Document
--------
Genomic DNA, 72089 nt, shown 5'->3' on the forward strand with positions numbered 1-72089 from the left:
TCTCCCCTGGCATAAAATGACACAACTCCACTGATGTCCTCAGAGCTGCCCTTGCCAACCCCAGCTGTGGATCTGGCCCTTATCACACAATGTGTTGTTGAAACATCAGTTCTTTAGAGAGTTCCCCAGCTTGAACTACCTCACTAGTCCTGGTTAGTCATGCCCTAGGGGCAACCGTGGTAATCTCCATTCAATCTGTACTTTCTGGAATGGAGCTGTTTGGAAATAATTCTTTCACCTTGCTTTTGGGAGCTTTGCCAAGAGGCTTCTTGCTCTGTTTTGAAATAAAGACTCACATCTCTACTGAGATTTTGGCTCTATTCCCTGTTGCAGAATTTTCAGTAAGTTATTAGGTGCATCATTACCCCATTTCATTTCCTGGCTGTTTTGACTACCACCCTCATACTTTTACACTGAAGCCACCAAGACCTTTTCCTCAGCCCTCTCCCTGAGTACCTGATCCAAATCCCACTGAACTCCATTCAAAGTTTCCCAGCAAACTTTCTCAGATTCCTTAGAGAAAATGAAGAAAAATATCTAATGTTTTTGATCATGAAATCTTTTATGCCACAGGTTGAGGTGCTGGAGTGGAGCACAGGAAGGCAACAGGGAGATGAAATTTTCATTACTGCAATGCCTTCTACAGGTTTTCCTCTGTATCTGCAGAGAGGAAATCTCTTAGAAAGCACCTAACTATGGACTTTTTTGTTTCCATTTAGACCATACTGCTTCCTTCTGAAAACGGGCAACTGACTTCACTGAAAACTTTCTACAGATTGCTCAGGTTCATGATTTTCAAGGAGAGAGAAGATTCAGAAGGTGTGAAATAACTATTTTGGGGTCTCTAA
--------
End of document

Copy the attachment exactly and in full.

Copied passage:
Genomic DNA, 72089 nt, shown 5'->3' on the forward strand with positions numbered 1-72089 from the left:
TCTCCCCTGGCATAAAATGACACAACTCCACTGATGTCCTCAGAGCTGCCCTTGCCAACCCCAGCTGTGGATCTGGCCCTTATCACACAATGTGTTGTTGAAACATCAGTTCTTTAGAGAGTTCCCCAGCTTGAACTACCTCACTAGTCCTGGTTAGTCATGCCCTAGGGGCAACCGTGGTAATCTCCATTCAATCTGTACTTTCTGGAATGGAGCTGTTTGGAAATAATTCTTTCACCTTGCTTTTGGGAGCTTTGCCAAGAGGCTTCTTGCTCTGTTTTGAAATAAAGACTCACATCTCTACTGAGATTTTGGCTCTATTCCCTGTTGCAGAATTTTCAGTAAGTTATTAGGTGCATCATTACCCCATTTCATTTCCTGGCTGTTTTGACTACCACCCTCATACTTTTACACTGAAGCCACCAAGACCTTTTCCTCAGCCCTCTCCCTGAGTACCTGATCCAAATCCCACTGAACTCCATTCAAAGTTTCCCAGCAAACTTTCTCAGATTCCTTAGAGAAAATGAAGAAAAATATCTAATGTTTTTGATCATGAAATCTTTTATGCCACAGGTTGAGGTGCTGGAGTGGAGCACAGGAAGGCAACAGGGAGATGAAATTTTCATTACTGCAATGCCTTCTACAGGTTTTCCTCTGTATCTGCAGAGAGGAAATCTCTTAGAAAGCACCTAACTATGGACTTTTTTGTTTCCATTTAGACCATACTGCTTCCTTCTGAAAACGGGCAACTGACTTCACTGAAAACTTTCTACAGATTGCTCAGGTTCATGATTTTCAAGGAGAGAGAAGATTCAGAAGGTGTGAAATAACTATTTTGGGGTCTCTAA